We've all seen it (and some of us have been it): the disgruntled motorist waving the shaky fist at someone who has cut in front during rush hour. Traffic congestion is a bane for many and heavy car use significantly impacts our environment.
Aside from the obvious air pollution and carbon emissions associated with using vehicles, more cars mean more heavy metals (brake dust for example) that poison our environment.
Much has been said, written and haggled about the woes of commuters in Auckland. With thousands of cars maneuvered by stressed solo drivers, I for one didn't enjoy the traffic or the road rage I encountered when I arrived to live here and I avoid rush hour like the plague.
We Kiwis love our cars. We love the freedom it brings, but as the cost to commute increases (both financial and environmental), we need to look for alternatives.
I am not saying we need to get rid of cars - I enjoy the Nissan Safari 4WD that we use to winch and haul rubbish at clean-up events, but I rarely drive it by myself.
A new light rail system in Auckland City has been a long time coming. It's going to cost ratepayers a bomb and will only service a handful of suburbs, but it is a far better approach than John Banks' idea of simply building more motorway lanes: Matthew Turner, A University of Toronto economist found that building more roads simply creates more traffic.
Could we remove a motorway lane and replace it with rail or a decent sized cycle lane?
Though it sounds strange, Turner's study suggests that increasing public transport does not necessarily improve traffic, so we must look elsewhere.
How many of you out there are not happy for New Zealand central government money to go towards fixing Auckland's traffic issues?
Perhaps a user-pays system would be more fair and effective at the same time.
Congestion charges have worked overseas - Stockholm introduced a tax that varied according to time of the day. The early bird gets in cheap, but if you want to commute at rush hour: you pay. The system has halved queuing times on access roads to the city in the mornings, cut traffic by 18% and CO2 emissions have dropped between 14 and 18 percent.
This could be a traffic-improving system that would actually raise money for Auckland Council, rather than continue to be an endless pit of expensive tunnels and bridges.
If you drive an environmentally friendly car in Stockholm, you don't have to pay the tax - an incentive that almost tripled the use of green cars in only three years.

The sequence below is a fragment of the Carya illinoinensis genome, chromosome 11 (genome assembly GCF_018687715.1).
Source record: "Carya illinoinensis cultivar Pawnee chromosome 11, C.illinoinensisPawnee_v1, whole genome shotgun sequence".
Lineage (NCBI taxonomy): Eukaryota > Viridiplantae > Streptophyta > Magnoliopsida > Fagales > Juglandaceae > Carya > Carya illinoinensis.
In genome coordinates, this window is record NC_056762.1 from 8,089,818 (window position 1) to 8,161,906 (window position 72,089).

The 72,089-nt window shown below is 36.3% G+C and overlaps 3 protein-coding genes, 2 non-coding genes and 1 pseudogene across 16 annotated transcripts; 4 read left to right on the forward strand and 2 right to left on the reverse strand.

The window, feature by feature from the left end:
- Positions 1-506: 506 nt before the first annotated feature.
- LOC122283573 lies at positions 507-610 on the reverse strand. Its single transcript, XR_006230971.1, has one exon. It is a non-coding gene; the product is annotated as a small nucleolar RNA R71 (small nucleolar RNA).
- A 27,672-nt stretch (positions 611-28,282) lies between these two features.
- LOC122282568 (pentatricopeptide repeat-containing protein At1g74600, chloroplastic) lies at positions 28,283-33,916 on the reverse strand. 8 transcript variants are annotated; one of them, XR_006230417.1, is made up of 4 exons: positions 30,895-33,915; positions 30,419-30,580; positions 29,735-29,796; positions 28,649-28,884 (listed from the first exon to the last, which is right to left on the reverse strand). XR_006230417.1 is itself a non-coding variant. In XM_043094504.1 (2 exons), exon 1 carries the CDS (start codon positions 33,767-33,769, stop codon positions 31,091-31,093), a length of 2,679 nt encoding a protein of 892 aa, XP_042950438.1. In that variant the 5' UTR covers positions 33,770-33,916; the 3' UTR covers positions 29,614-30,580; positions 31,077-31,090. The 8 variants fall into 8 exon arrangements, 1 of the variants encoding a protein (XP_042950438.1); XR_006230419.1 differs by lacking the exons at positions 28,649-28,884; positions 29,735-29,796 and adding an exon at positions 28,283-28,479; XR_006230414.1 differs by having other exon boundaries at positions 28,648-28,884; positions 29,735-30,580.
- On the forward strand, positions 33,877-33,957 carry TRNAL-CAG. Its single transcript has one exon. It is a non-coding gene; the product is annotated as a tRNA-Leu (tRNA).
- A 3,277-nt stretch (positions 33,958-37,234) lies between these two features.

Carpooling is one way that will easily and immediately reduce the amount of lonely commuters on city motorways, who battle their way through a bumper-to-bumper circus every morning.
After successful results in the capital, Auckland Transport worked with The Greater Wellington Regional Council to provide existing and potential carpoolers with an excellent website: www.letscarpool.govt.nz where they can easily connect with each other and make it happen.
The initiative was given a shove along with a video from awesome Wellington band The Nudge - a clever way to show that carpooling is for everyone - not just people who analyse carbon emissions in their spare time.
Jayride has been another success story for ride-sharing- a very good idea if you are planning a longer trip alone and want to split the gas.
I wonder whether carpooling initiatives would get an extra boost if councils gave registered users free car parking in the city? This was one of the incentives that worked well for the University of Wollongong when they started their carpooling system.
Sharing rides simply makes sense. You save money, you get to use priority lanes (where they exist), employers reduce costs of maintaining carparks and likely have happier staff who don't have to spend their scratchy hours of the day alone, getting more and more irritable about traffic.
Most people who carpool find they enjoy it, so why not start now? You will probably end up meeting new friends and enjoying it rather than imploding with the stress of traffic into a fit of road rage.
I would love to hear any suggestions you might have for road rage remedies. Please post a comment or email me to share.By Sam Judd Email Sam